Links To Essential Oils: LavenderVanillaRose GeraniumJasmineCitrus

Disclaimer: 

  • If you have any known health issues, I would search how specific types of essential oils interact with your issues. Also, you can’t go wrong by consulting with your doctor.
  • I am not an essential oil expert – and I haven’t even attempted to analyze the studies I have linked to above. Please conduct your own research before using essential oils!

5. Exercise 


Exercise is associated with falling asleep faster and having a more restful sleep. Win, win.

And it doesn’t take that much exercise to start seeing some sleep benefits. Studies have shown that just 30 minutes of aerobic exercise per day will boost the quality of your sleep.

One caveat to leveraging exercise for a better night’s rest is that exercising too late in the day can keep you up. The way this works is that endorphins produced from exercising stimulate your body and make it harder to fall asleep. 

As a rule of thumb for sleeping better at night, try to avoid vigorous exercise one hour before bedtime.


6. Create A Consistent Wake Up and Bed Time


To sleep better at night, it’s important to keep roughly the same sleep and wake times each day. 

Our circadian rhythm is extremely sensitive. It only takes a few nights of staying up late to shift your circadian rhythm later, and it only takes a few early mornings to shift it earlier. This is why it doesn’t take long to get used to a new timezone.

The danger of this phenomenon is that irregularities in your sleep schedule can easily cause the loss of a few hours sleep. If you get used to going to bed later because of a busy week, and your bedtime shifts a few hours later, you still have to wake up at the same time every morning for work and you will just lose those few hours of sleep every night.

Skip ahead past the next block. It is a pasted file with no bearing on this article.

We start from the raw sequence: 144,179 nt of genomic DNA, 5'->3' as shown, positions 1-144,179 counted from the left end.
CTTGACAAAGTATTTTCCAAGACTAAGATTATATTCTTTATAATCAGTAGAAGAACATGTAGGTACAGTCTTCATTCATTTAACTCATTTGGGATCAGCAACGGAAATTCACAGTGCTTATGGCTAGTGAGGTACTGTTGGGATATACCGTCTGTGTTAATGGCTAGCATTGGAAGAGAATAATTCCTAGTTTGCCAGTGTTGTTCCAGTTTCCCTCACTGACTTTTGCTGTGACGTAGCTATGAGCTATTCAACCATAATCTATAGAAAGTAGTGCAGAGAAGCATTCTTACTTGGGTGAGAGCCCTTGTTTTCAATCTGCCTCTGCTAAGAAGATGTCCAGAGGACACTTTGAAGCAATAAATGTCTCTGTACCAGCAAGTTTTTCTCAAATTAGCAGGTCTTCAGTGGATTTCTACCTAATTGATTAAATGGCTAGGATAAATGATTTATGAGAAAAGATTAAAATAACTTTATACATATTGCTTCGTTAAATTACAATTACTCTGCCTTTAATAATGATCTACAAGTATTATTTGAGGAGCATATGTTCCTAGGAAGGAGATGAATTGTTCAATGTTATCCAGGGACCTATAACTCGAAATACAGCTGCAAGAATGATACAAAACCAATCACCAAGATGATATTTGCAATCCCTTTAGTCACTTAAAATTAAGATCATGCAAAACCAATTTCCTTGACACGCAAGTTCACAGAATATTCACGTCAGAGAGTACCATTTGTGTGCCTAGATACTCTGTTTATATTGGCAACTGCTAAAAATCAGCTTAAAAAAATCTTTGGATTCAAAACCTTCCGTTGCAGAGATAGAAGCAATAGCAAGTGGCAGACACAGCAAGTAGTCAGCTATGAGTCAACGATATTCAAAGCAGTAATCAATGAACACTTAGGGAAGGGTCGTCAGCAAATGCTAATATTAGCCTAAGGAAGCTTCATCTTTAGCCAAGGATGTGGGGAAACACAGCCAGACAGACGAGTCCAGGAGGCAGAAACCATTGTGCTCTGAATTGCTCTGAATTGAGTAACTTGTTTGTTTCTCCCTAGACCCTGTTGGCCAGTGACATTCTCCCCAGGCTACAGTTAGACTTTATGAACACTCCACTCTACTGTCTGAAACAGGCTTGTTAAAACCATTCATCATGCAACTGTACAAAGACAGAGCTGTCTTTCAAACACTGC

Although a few hours of lost sleep may not feel like a big deal, research shows that sleep deprivation leads to more snacking, negative metabolic changes, worsened productivity, lower work and school performance, less intense workouts, and more. 

You may try to make up for lost sleep by sleeping in on the weekend, but make sure you don’t throw off your circadian rhythm, morning sunlight is extremely important to your rhythm. More on this subject here.


7. Dimmer Lights 2-3 Hours Before Bed


It’s not only light while you sleep that will affect your sleep. In the hours before sleep, the blue light from your screens and bedside lamps also affects your sleep. 

To sleep better at night, you should start avoiding screens and other lights two-to-three hours before bed.

As this is very hard, it may be better to make small adjustments to your screen settings and your bedroom lights. 

  • Change your screen settings so they have less blue light at night 
  • Buy red lightbulbs for bedside lamps – or Smart Lightbulbs that can be Red at night, and normal during the day
    • I especially like smart lightbulbs since I can get them to turn off without leaving my bed. But you would also need a smart speaker to make that work. 
  • Read instead of watching at night

8. Limit Background Lights While Sleeping


I know you’re probably scared of the darkness of night, but it’s the lightness of night you should be afraid of. This is especially true of blue light. 

Bedrooms with a lot of light are correlated with weight gain, cancer, depression, premature aging, stress, and more. And I’m not just talking about phone lights, even alarm clocks and street lights have been shown to cause problems.

The reason light is so bad is because it disrupts our circadian rhythm and our melatonin production. Now, light isn’t the only thing that disrupts our rhythm and melatonin production – but more on that later.

Also, it is important to note, it is light going to our eyes that disrupts melatonin production. Light on our skin does not seem to have a measurable effect. 

If you would like to darken your sleep environment, I highly recommend a sleep mask or blackout curtains. Technically, a good sleep mask is all you need for darkness, but they have a habit of falling off so the curtains can be a good backup.


9. More Blue Light During The Day!